Architecture of Exchange
by Blake Fisher
This model depicts an “infill” of the St Claude and Elysian Fields Ave area. Chipboard replicas represent existing structures; the clear plasticore buildings represent proposed strictures.
The argument of a decreased city footprint for the City of new Orleans is still lurking beneath the surface of conversation of reconstruction. The suppression of this topic is caused by fear of political unpopularity, and must cease to exist in this fashion. Architecture must take the lead in offering solutions for repopulation through strategic redensification.
To this end, the study of symbiotic relationships of natural organisms will lead to a new realization of strategies for appropriating space in an urban setting. This analysis will direct an investigation to find greater opportunities for increased density housing and neighborhood amenities without wholesale demolition, but rather through opportunistic occupation of space in the city, creating a sustainable neighborhood model for the future anticipation of New Orleans.
The footprint debate
“The city, even three years out, will have lost 50% of its population, and given the general assumption of uncertainty, the city realistically can neither rebuild infrastructure nor resume services at pre-Katrina Levels…contraction can provide an opportunity to radically transform and improve an urban system…” – – -thom mayne, morphosis proposal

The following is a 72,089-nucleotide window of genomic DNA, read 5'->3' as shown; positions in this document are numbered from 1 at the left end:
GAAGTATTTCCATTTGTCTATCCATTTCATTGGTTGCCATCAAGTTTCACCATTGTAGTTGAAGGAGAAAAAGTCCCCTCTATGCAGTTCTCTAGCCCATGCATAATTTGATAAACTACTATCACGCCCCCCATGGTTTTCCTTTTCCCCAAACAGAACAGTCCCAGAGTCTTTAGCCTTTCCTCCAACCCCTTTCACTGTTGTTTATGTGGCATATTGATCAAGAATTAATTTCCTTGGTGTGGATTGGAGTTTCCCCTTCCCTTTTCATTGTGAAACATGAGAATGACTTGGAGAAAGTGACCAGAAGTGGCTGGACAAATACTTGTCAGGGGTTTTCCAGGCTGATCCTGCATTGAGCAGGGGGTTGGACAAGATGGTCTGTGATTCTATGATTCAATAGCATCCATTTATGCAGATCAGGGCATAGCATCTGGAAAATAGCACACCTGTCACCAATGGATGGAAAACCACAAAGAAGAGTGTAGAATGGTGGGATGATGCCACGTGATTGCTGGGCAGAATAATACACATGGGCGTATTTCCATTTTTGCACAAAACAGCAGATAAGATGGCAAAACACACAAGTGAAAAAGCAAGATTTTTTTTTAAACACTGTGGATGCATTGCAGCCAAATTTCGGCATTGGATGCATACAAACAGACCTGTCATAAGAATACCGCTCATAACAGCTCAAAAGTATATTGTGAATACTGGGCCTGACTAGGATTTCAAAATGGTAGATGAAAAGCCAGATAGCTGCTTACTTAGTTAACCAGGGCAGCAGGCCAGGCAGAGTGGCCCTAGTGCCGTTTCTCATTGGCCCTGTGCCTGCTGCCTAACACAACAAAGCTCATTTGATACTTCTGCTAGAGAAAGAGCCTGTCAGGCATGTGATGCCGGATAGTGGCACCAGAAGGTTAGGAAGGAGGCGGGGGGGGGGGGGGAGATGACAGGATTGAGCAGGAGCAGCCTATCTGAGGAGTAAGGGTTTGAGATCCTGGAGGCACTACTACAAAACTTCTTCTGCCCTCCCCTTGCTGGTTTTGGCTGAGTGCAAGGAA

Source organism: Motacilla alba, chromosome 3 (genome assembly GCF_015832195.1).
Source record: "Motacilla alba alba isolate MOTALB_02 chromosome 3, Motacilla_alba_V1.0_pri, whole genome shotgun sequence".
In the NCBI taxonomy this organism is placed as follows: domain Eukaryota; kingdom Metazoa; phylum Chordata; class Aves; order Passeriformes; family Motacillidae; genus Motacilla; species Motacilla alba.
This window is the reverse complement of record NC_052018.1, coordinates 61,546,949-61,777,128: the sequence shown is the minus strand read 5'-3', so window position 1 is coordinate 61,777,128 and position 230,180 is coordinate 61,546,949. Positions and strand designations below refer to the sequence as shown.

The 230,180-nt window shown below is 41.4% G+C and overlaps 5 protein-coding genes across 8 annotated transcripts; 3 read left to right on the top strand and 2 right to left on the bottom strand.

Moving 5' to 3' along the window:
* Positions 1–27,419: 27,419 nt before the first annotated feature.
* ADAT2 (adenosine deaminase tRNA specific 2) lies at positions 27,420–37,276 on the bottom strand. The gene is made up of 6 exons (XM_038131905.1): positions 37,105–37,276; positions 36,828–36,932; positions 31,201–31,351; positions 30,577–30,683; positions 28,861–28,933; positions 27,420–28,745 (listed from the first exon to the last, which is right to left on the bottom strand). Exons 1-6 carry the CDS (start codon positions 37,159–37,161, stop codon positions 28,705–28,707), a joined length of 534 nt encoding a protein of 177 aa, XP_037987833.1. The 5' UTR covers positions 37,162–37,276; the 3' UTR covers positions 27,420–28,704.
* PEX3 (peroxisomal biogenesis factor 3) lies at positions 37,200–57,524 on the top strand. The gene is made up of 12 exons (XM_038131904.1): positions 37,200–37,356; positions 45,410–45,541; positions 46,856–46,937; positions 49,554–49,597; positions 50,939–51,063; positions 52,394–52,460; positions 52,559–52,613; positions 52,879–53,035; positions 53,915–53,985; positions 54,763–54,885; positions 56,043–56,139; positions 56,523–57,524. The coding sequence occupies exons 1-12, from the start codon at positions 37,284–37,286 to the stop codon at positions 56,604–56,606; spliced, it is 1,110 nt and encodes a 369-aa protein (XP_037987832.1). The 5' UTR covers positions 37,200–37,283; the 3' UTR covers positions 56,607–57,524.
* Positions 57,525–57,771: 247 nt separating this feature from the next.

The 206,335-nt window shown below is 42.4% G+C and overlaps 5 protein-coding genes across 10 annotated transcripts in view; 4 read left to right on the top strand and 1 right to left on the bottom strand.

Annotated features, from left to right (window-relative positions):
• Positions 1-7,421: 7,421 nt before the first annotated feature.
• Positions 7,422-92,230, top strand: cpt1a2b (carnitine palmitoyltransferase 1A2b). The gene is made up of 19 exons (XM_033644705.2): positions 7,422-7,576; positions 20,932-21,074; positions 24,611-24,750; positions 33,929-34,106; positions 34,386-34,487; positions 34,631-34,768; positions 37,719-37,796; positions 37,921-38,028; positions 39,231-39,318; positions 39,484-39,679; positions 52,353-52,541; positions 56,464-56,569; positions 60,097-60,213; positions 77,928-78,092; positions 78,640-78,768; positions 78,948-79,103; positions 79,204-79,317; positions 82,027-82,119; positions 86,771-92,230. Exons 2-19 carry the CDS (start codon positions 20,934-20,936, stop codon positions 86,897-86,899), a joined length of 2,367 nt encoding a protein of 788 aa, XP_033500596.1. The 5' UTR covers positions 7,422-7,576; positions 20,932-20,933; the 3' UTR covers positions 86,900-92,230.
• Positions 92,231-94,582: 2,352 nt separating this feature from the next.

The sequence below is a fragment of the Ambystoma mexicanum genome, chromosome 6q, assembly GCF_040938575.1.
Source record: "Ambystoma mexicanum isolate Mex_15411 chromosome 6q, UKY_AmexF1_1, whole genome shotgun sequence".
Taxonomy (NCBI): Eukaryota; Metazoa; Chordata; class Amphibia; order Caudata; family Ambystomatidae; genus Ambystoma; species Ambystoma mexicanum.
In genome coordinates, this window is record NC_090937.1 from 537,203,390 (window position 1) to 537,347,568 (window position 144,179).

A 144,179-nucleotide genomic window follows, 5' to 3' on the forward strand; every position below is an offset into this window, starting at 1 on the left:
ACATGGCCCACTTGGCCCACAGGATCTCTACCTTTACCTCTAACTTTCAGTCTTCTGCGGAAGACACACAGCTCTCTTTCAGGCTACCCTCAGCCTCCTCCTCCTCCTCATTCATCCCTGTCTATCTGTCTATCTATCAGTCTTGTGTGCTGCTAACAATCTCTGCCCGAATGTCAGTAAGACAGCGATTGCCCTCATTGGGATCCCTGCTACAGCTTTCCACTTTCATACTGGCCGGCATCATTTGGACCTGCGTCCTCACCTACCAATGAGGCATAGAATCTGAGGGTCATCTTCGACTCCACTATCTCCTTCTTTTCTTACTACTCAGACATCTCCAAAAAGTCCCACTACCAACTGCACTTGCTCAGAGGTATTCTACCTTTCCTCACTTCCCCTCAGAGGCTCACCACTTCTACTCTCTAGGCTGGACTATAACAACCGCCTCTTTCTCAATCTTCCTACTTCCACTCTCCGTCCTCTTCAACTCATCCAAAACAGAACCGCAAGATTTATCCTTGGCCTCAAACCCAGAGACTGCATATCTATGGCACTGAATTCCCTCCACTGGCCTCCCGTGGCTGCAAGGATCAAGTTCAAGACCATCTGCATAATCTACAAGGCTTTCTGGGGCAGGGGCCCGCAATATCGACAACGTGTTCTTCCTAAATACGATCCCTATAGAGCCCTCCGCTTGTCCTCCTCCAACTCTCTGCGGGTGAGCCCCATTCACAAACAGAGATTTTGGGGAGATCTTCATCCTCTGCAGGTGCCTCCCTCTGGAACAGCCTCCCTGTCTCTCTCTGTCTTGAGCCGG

(1) abandon low lying areas
(2) revitalize and restore existing housing on high ground
(3) specified high density development along waterways and highways
(4) new city hall district as cultural precinct
Potential advantages of a reduced footprint city:
Less strain on services, utilities, and taxpayers
Automobile reliance is less
A move back towards a more socially and racially integrated Cityscape
Opportunities inherent in a reduced footprint city
Opportunity to inventively use and re-use space -underutilized and forgotten spaces become possibilities for appropriation
New Orleans has an already established historical framework for dense neighborhood groupings This historical density framework can be retrofitted To accommodate a greater influx of people, the historical fabric need not be demolished, but rather updated for a greater utilization of space
Potential disadvantages with a reduced footprint city
Argument of overcrowding: “nimbyism” attitude -parking congestion, building densities too high, less private space, etc.
Unwillingness to relinquish parcels of property to accommodate Influx of people
Introduction of the new upon the historical fabric may cause extreme reservation
Lingering notions of segregation: keeping some groups of people from returning to the city
The reliance upon established urban patterns -existing amenities -high ground ridge occupation
Desires driving the proposal:
(1) repopulate the high ground ridges
(2) accommodate the peak 1960s population of 627,525 within the reduced footprint
(3) maintain the historical character of the New Orleans neighborhood fabric
Photos by Blake Fisher